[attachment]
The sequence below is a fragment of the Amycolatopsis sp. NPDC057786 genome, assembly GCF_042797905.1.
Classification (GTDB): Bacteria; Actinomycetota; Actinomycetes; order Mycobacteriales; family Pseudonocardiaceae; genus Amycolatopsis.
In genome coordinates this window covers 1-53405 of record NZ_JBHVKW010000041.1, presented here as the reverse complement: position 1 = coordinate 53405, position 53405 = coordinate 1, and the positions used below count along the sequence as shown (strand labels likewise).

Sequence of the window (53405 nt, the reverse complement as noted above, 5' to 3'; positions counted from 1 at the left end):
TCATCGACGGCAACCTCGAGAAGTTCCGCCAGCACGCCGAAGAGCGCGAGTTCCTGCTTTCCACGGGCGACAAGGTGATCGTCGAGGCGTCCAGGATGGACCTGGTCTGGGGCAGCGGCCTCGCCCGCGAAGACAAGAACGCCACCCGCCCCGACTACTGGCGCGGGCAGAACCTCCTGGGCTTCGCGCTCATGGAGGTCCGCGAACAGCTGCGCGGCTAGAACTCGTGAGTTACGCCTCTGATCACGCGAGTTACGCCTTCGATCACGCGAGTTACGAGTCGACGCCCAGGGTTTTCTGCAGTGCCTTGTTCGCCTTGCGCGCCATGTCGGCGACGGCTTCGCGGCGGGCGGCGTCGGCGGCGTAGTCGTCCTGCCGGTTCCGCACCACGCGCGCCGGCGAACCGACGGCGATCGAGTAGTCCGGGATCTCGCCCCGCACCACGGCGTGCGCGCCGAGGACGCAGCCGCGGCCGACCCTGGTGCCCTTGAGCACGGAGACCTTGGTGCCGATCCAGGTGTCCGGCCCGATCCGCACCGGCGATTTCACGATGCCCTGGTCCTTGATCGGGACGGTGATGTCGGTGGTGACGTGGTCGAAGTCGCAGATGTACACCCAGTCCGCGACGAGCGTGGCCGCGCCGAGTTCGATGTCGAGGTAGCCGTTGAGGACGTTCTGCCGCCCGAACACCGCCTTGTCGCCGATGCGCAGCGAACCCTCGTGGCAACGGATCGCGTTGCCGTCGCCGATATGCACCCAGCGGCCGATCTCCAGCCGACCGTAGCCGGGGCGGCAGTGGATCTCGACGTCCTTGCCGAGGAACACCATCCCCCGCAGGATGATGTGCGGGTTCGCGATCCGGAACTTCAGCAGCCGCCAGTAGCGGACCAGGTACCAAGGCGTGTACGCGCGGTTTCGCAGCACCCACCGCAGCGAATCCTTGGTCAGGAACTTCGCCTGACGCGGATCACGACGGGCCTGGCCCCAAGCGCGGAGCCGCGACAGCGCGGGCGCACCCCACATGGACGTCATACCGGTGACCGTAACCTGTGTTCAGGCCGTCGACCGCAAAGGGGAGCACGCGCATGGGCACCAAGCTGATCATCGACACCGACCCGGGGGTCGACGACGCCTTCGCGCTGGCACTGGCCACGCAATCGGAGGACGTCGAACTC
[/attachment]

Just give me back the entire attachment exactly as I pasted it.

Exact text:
The sequence below is a fragment of the Amycolatopsis sp. NPDC057786 genome, assembly GCF_042797905.1.
Classification (GTDB): Bacteria; Actinomycetota; Actinomycetes; order Mycobacteriales; family Pseudonocardiaceae; genus Amycolatopsis.
In genome coordinates this window covers 1-53405 of record NZ_JBHVKW010000041.1, presented here as the reverse complement: position 1 = coordinate 53405, position 53405 = coordinate 1, and the positions used below count along the sequence as shown (strand labels likewise).

Sequence of the window (53405 nt, the reverse complement as noted above, 5' to 3'; positions counted from 1 at the left end):
TCATCGACGGCAACCTCGAGAAGTTCCGCCAGCACGCCGAAGAGCGCGAGTTCCTGCTTTCCACGGGCGACAAGGTGATCGTCGAGGCGTCCAGGATGGACCTGGTCTGGGGCAGCGGCCTCGCCCGCGAAGACAAGAACGCCACCCGCCCCGACTACTGGCGCGGGCAGAACCTCCTGGGCTTCGCGCTCATGGAGGTCCGCGAACAGCTGCGCGGCTAGAACTCGTGAGTTACGCCTCTGATCACGCGAGTTACGCCTTCGATCACGCGAGTTACGAGTCGACGCCCAGGGTTTTCTGCAGTGCCTTGTTCGCCTTGCGCGCCATGTCGGCGACGGCTTCGCGGCGGGCGGCGTCGGCGGCGTAGTCGTCCTGCCGGTTCCGCACCACGCGCGCCGGCGAACCGACGGCGATCGAGTAGTCCGGGATCTCGCCCCGCACCACGGCGTGCGCGCCGAGGACGCAGCCGCGGCCGACCCTGGTGCCCTTGAGCACGGAGACCTTGGTGCCGATCCAGGTGTCCGGCCCGATCCGCACCGGCGATTTCACGATGCCCTGGTCCTTGATCGGGACGGTGATGTCGGTGGTGACGTGGTCGAAGTCGCAGATGTACACCCAGTCCGCGACGAGCGTGGCCGCGCCGAGTTCGATGTCGAGGTAGCCGTTGAGGACGTTCTGCCGCCCGAACACCGCCTTGTCGCCGATGCGCAGCGAACCCTCGTGGCAACGGATCGCGTTGCCGTCGCCGATATGCACCCAGCGGCCGATCTCCAGCCGACCGTAGCCGGGGCGGCAGTGGATCTCGACGTCCTTGCCGAGGAACACCATCCCCCGCAGGATGATGTGCGGGTTCGCGATCCGGAACTTCAGCAGCCGCCAGTAGCGGACCAGGTACCAAGGCGTGTACGCGCGGTTTCGCAGCACCCACCGCAGCGAATCCTTGGTCAGGAACTTCGCCTGACGCGGATCACGACGGGCCTGGCCCCAAGCGCGGAGCCGCGACAGCGCGGGCGCACCCCACATGGACGTCATACCGGTGACCGTAACCTGTGTTCAGGCCGTCGACCGCAAAGGGGAGCACGCGCATGGGCACCAAGCTGATCATCGACACCGACCCGGGGGTCGACGACGCCTTCGCGCTGGCACTGGCCACGCAATCGGAGGACGTCGAACTC